You could also skip all of the above and get a handy dandy all in one candle making kit that includes a melting/pouring pot!


Easy and straightforward. You just add bits of it to your wax before pouring.

Not recommended for melting with your wax because they smell kinda bad. You could melt some separately and then drip or dip or paint the melted crayon on your candle to avoid the smell of burning crayola when you light your candle.

Your spice cabinet

You can infuse color into your wax with herbs and spices! I tied up some turmeric and paprika in coffee filters and steeped them in the wax warming in my crock pot for a couple hours. I got lovely yellow and orange shades. You can also use rosemary or parsley to get a green shade. The longer you steep, the more intense the color.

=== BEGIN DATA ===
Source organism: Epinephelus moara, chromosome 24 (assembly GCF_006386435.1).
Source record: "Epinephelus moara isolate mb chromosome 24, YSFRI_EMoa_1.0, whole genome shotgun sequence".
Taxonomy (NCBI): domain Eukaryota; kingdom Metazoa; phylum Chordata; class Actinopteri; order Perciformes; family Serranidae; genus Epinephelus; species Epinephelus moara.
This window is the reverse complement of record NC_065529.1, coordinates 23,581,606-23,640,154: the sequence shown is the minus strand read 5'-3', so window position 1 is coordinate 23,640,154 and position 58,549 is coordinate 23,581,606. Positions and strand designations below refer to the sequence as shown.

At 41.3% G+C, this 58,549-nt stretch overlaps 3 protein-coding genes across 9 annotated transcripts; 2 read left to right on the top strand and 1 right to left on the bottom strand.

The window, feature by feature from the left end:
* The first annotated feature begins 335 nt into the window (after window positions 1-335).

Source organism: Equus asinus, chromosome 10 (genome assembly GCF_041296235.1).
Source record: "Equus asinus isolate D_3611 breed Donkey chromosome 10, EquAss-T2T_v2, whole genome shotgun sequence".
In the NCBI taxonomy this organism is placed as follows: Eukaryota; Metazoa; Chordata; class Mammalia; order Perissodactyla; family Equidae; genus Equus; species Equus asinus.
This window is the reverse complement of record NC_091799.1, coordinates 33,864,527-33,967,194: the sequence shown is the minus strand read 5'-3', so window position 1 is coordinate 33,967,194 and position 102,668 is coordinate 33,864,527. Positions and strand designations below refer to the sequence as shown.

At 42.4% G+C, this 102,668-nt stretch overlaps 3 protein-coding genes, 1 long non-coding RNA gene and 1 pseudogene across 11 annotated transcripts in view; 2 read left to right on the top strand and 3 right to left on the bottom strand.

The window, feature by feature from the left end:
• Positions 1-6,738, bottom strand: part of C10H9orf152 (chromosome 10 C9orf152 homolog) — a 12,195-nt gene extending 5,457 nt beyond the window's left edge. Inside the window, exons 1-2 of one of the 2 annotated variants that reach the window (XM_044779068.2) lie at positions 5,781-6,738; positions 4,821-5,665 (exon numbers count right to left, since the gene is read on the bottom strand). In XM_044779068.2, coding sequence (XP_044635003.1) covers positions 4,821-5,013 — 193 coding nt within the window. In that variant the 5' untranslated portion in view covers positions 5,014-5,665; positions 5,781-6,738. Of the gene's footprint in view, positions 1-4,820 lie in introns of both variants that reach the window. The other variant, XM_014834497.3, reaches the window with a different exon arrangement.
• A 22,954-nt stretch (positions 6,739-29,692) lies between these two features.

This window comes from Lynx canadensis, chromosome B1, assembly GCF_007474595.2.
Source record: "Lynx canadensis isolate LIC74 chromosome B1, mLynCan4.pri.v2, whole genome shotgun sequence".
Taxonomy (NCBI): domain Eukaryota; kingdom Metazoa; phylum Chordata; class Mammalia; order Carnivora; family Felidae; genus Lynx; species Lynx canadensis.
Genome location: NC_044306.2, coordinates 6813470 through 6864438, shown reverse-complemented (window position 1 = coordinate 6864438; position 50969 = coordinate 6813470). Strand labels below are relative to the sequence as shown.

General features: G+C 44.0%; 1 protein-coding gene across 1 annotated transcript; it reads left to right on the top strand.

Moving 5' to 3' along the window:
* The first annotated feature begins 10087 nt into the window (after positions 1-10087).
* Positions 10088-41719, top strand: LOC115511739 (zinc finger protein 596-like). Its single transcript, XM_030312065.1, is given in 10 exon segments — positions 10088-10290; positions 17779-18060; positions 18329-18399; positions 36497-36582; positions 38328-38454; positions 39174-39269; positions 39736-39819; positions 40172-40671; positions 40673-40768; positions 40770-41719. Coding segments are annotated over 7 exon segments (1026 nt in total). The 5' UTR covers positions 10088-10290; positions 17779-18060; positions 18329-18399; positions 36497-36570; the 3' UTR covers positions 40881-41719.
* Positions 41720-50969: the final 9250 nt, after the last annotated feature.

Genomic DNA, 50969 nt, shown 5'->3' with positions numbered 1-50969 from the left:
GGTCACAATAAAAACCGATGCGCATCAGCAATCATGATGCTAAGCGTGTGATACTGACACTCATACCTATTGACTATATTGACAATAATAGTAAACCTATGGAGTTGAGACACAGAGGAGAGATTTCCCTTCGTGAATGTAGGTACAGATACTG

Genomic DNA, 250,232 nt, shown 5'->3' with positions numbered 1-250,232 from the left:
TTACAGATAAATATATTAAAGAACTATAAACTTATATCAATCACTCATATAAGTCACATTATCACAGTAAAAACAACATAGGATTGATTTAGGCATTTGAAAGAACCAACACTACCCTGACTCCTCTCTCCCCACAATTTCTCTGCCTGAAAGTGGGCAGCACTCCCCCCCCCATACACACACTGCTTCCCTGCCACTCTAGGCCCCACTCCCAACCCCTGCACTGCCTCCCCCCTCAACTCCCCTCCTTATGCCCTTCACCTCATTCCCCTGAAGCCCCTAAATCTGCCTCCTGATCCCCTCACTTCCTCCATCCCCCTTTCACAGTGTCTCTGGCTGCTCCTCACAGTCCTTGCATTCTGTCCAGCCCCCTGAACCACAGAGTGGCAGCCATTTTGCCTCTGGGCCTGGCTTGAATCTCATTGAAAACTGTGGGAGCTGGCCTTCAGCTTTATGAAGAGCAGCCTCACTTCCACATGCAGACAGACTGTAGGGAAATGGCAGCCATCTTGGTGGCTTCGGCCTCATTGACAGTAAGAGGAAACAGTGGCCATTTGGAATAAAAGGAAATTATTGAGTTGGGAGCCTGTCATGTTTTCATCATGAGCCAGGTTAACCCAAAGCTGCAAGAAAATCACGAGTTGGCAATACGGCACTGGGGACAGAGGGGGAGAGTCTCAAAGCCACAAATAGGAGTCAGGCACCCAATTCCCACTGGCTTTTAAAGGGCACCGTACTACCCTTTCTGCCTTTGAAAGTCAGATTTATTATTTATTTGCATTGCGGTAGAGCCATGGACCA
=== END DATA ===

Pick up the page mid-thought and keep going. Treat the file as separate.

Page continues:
Painting and dyeing

After hardening, you can paint designs on your candle with acrylic or dye it with alcohol ink! As long as you don't paint the part near the wick, the acrylic won't affect the burning of your candle at all. Alcohol ink sticks beautifully to wax and once its dry the alcohol part evaporates leaving behind only pigment, so its safe to use on candles.


These work best because they are formulated for safe use in candles and it only takes a few drops to get a good smell.

Essential oils

It takes a lot of essential oil to make a candle smelly. I used about an ounce in about 8 ounces of candle wax and I can barely smell it in the candle, and it doesn’t really smell when I burn it. Maybe if you use something super pungent like mint or rosemary it will work better, but it will still take a lot of oil.

Other perfume oils

Perfume oils for the body or the home can be a little risky unless you know exactly what is in them. They could react with the wax and form crystals that make your candle burn unevenly. Some could even ignite and start a fire.

Choose the perfect vessel